Much of the registration process is similar to that for the SAT. You'll need to register online, with a photo, approximately a month in advance, and testing centers will be established at high schools and colleges across the country on selected dates.
Subject exams are given on the same seven test dates as the SAT I, but certain subject tests are only given once or twice per year. Language exams with a listening portion, for instance, are all given once in November. Check early if you hope to take a specific exam. In addition, you may not take the SAT I and SAT II tests on the same date, but you can take multiple SAT II tests on the same date.
Fees for SAT II tests are as follows:
- $24.50 for basic registration
- +$24 for Language with Listening test
- +$13 for all other subject tests
You can get a fee waiver if you qualify for Free and Reduced Lunch or other federal aid.
The ACT, like the SAT, is used by a significant portion of U.S. colleges and universities to test your content knowledge. It's comprised of four sections: English, mathematics, reading, and science. It takes 2 hours and 55 minutes to complete, plus breaks, and includes 215 multiple choice questions: 75 in English, 60 in math, 40 in science and 40 in reading. In addition, you can choose to take the writing exam which, while not required, is a good idea.
Each section on the ACT is scored between 1 and 36, so your composite score is the average of those four scores. The national average ACT score is between 20 and 21, with students hoping to go to selective colleges needing scores of 26 or higher, in most cases. There is no penalty for guessing, and your score report, released approximately three to eight weeks after your test--ranks you nationally compared to other test takers in sub-areas like rhetorical skills, plane geometry, arts/literature and others.
ACT test details:
- Test dates: One test in September, October, December, February, April, and June.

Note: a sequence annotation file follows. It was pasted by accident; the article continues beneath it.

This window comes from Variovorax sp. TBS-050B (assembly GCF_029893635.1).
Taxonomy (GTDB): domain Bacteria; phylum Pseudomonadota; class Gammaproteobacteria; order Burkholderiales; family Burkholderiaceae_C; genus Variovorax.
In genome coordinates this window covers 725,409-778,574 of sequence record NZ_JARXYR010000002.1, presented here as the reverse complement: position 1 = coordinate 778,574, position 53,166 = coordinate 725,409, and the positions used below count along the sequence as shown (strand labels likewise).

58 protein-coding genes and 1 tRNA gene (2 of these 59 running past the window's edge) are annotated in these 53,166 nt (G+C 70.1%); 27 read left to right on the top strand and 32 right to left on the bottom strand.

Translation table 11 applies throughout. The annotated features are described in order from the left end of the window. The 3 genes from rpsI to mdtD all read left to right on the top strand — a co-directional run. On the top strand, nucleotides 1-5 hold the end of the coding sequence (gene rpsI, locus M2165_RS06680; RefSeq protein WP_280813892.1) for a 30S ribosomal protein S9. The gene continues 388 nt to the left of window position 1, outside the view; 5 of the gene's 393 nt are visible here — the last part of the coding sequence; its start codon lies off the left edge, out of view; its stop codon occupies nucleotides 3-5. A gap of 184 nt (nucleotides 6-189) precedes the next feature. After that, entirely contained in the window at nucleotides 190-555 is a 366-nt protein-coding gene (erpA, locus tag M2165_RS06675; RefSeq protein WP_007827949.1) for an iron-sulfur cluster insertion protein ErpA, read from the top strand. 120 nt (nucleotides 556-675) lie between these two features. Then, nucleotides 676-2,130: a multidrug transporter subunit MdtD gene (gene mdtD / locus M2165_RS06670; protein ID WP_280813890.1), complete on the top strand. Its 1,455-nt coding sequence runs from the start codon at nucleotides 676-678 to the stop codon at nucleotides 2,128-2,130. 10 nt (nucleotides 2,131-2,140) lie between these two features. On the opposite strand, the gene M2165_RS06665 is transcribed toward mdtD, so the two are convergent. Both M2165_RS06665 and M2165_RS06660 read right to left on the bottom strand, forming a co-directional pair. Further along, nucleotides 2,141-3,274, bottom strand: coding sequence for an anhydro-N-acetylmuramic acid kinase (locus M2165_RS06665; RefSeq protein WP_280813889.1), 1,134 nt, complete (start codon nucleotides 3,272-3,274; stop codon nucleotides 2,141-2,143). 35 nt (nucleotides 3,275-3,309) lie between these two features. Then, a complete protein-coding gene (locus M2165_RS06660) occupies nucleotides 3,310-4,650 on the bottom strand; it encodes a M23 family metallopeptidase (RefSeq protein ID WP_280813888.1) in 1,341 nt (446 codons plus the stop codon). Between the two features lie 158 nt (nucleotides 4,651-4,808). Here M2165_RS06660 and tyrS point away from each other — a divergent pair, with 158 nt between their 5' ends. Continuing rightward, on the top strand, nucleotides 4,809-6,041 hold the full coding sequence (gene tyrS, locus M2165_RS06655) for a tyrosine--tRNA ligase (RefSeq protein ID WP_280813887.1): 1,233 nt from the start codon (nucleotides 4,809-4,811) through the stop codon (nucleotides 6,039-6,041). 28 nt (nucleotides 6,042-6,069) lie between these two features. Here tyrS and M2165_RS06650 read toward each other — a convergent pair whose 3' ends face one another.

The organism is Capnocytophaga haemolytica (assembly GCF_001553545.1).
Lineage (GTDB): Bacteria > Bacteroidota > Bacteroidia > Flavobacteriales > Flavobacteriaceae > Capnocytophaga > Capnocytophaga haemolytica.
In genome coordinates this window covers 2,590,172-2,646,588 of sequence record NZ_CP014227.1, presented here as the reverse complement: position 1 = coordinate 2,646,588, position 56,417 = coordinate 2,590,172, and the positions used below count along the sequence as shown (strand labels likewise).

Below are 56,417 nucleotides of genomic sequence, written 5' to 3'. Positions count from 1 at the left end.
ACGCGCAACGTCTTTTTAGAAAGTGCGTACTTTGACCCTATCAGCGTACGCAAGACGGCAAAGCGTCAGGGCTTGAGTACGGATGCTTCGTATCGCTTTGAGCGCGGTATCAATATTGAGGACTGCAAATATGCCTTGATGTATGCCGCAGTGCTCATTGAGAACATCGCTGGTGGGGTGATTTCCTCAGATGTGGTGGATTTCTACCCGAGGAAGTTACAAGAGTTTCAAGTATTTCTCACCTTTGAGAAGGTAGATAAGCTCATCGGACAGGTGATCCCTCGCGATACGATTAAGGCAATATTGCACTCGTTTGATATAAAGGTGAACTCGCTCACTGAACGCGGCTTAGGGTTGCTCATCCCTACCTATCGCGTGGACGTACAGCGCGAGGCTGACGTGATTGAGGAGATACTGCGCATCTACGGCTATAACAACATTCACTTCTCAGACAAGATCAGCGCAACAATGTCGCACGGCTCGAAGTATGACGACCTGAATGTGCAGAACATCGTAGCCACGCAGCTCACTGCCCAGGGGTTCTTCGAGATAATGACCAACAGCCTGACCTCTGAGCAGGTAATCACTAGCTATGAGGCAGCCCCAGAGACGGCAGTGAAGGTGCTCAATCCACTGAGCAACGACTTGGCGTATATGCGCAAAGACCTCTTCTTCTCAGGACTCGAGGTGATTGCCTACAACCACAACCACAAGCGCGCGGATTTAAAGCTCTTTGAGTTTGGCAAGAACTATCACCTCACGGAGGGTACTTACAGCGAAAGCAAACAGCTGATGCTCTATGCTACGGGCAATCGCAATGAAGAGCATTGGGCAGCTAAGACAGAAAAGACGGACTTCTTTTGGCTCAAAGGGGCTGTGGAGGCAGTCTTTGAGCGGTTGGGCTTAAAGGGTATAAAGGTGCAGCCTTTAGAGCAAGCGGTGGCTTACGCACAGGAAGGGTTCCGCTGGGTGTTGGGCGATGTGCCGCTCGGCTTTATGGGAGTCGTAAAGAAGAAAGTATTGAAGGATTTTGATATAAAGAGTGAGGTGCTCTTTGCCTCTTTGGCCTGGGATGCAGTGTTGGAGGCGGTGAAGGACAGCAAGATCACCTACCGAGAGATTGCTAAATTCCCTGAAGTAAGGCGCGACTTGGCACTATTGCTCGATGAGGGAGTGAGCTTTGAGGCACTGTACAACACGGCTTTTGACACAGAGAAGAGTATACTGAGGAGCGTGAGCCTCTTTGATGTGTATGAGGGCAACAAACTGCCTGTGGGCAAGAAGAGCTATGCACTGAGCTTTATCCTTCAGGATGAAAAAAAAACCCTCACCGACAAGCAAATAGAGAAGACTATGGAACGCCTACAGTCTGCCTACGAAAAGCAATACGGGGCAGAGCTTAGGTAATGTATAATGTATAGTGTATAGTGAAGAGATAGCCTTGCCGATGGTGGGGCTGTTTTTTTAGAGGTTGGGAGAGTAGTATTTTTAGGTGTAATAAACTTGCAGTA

- Registration dates: Approximately five weeks before each test.
- Fees: $36.50 for the test without writing; $52.50 with writing. You may qualify for a fee waiver to cover the test and sending your score to up to four colleges.
- Test administration: The ACT is given at high schools and colleges across the country. Search on the site to find the location nearest you. The test is given with pencil and paper right now, but ACT will offer online testing beginning in the spring of 2015.
Many students debate whether they need to take both the SAT and the ACT. To decide, you'll need to look at the schools you'd like to attend and their requirements as well as consider your strengths as an applicant. If you're strong in science, you should consider this test, since the SAT won't show your skill in that area. On the other hand, if you struggle with timed tests, the SAT may be better for you, since the ACT requires many more questions in a shorter time period than does the SAT.
As with the SAT, there are plenty of study resources, and you should plan to spend several hours a week studying for the ACT in the months leading up to it. Try free online resources first, as well as making sure to use the practice test questions:
- ACT official online prep
- ACT free sample test questions
- ACT test prep guide
- SparkNotes free ACT prep
- Number2 ACT companion prep course
- Princeton Review free practice ACT tests
- Kaplan Prep Course
- Sylvan Learning's Prep Course
Personal Statements and Essays
Test scores are a start, but many college admissions officers say that applicants' essays or personal statements are really what tips an application from mediocre to good or good to great. Your essays are where you show the college who you are; you can highlight an important trait, a challenge you've overcome, or exactly how you'll contribute to the school. In addition, you'll show off your writing skills and critical thought processes. Think of those essays as a collaborative tool for you and the admissions officers; you're both searching for a good match between student and school.
If you're doing the Common Application, you'll respond to one of five essay prompts, capped at 650 words, during 2014-2015:
- Some students have a background or story that is so central to their identity that they believe their application would be incomplete without it. If this sounds like you, then please share your story.
- Recount an incident or time when you experienced failure. How did it affect you, and what lessons did you learn?
- Reflect on a time when you challenged a belief or idea. What prompted you to act? Would you make the same decision again?
- Describe a place or environment where you are perfectly content. What do you do or experience there, and why is it meaningful to you?
- Discuss an accomplishment or event, formal or informal, that marked your transition from childhood to adulthood within your culture, community, or family.
Many schools also require a personal statement, which can vary widely from school to school. Some schools will leave it open-ended, asking you to provide a picture of yourself in 300-500 words, while others will ask specific questions such as:
- Describe a challenge or obstacle you overcame. What did you learn?
- Why do you want to go to X school?